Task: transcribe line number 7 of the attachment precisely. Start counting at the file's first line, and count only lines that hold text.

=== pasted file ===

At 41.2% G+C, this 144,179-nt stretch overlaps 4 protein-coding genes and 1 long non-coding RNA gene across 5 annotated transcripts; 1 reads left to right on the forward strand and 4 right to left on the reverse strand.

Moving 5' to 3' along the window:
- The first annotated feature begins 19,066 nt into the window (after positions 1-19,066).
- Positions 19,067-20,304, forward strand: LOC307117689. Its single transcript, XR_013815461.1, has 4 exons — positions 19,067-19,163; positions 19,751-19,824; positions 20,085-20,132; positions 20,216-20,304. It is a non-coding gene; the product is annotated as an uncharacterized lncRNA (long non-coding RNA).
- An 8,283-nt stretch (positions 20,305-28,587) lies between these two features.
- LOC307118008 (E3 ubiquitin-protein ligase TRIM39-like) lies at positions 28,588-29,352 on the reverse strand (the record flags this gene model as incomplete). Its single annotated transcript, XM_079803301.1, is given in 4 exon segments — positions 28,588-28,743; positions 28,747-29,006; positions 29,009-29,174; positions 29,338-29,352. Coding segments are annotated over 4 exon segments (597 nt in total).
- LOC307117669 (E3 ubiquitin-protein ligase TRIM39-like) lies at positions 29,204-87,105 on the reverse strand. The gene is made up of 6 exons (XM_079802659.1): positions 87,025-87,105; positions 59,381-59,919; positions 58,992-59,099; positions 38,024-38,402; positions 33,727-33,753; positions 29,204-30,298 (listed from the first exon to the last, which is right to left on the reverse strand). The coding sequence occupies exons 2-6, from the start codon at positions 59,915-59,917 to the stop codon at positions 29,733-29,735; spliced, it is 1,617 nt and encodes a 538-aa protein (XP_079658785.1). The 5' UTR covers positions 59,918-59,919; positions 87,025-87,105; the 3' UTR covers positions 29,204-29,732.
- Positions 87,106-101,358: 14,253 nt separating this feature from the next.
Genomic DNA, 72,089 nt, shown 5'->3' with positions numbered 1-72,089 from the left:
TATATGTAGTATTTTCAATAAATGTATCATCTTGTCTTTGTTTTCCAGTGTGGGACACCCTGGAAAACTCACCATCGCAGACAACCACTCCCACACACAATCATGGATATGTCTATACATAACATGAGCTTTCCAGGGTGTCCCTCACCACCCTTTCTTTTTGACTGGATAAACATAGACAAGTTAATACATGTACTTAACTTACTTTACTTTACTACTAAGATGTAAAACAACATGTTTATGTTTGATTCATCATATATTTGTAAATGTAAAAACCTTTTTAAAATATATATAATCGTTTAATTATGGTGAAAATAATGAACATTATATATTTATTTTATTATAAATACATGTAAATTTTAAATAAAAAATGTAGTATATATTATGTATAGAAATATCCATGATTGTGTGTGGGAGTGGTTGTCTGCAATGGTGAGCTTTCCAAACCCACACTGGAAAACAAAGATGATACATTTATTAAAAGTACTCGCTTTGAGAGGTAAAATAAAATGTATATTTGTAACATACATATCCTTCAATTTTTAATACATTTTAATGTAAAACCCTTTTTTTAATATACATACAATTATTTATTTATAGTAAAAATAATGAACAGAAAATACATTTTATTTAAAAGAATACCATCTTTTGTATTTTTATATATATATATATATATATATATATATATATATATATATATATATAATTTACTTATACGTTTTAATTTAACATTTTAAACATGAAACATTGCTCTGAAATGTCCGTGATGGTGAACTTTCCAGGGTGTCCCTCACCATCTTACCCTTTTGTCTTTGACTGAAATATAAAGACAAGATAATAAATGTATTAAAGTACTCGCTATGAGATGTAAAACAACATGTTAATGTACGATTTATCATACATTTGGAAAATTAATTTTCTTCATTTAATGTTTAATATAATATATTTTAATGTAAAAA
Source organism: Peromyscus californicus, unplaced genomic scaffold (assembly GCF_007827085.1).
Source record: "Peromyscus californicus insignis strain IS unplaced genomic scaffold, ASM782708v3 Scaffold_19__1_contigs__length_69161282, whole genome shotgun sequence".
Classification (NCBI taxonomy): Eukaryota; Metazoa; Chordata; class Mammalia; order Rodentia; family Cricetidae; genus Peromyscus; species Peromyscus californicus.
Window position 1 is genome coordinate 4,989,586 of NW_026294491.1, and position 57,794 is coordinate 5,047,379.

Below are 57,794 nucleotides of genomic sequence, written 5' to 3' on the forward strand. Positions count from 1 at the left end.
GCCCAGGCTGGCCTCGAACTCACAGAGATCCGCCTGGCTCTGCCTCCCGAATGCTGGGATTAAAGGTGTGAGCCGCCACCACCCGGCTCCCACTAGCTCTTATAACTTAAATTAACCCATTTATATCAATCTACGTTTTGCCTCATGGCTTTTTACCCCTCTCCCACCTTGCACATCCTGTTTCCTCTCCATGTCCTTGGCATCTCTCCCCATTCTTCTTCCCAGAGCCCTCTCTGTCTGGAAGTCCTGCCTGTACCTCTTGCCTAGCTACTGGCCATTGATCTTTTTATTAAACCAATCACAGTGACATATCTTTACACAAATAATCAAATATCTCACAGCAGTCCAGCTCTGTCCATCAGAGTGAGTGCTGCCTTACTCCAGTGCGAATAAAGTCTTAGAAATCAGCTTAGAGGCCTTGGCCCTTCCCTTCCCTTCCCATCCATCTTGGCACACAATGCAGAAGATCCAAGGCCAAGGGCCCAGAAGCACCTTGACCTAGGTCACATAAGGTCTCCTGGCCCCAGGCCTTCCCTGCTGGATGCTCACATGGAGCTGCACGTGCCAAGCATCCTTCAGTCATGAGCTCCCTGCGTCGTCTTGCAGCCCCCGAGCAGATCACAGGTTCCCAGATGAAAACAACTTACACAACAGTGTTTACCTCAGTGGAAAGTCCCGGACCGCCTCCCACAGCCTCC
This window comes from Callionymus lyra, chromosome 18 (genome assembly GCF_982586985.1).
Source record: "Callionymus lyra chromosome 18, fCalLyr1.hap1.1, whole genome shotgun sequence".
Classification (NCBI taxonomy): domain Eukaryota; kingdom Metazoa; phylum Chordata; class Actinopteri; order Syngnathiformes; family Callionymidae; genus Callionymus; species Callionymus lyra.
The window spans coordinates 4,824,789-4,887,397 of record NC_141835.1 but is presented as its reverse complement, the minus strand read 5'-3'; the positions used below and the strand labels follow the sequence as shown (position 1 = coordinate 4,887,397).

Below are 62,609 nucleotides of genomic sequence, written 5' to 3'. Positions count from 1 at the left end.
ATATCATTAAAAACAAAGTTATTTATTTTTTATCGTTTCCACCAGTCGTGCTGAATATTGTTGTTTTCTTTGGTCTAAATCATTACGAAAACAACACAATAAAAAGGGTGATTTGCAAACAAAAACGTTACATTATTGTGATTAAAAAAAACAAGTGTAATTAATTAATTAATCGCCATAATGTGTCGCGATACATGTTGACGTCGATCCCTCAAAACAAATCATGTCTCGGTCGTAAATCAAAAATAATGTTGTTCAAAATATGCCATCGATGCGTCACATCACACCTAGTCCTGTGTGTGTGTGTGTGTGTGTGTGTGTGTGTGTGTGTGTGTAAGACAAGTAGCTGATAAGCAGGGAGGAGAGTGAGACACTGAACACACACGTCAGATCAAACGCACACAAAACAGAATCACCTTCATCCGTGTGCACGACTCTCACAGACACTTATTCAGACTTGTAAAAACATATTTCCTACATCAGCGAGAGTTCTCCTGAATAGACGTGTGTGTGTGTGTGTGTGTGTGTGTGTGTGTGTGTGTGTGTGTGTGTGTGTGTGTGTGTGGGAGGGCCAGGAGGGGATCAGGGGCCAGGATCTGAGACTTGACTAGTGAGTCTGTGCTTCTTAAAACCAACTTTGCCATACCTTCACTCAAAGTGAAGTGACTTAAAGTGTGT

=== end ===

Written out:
- LOC307117669 (E3 ubiquitin-protein ligase TRIM39-like) lies at positions 29,204-87,105 on the reverse strand. The gene is made up of 6 exons (XM_079802659.1): positions 87,025-87,105; positions 59,381-59,919; positions 58,992-59,099; positions 38,024-38,402; positions 33,727-33,753; positions 29,204-30,298 (listed from the first exon to the last, which is right to left on the reverse strand). The coding sequence occupies exons 2-6, from the start codon at positions 59,915-59,917 to the stop codon at positions 29,733-29,735; spliced, it is 1,617 nt and encodes a 538-aa protein (XP_079658785.1). The 5' UTR covers positions 59,918-59,919; positions 87,025-87,105; the 3' UTR covers positions 29,204-29,732.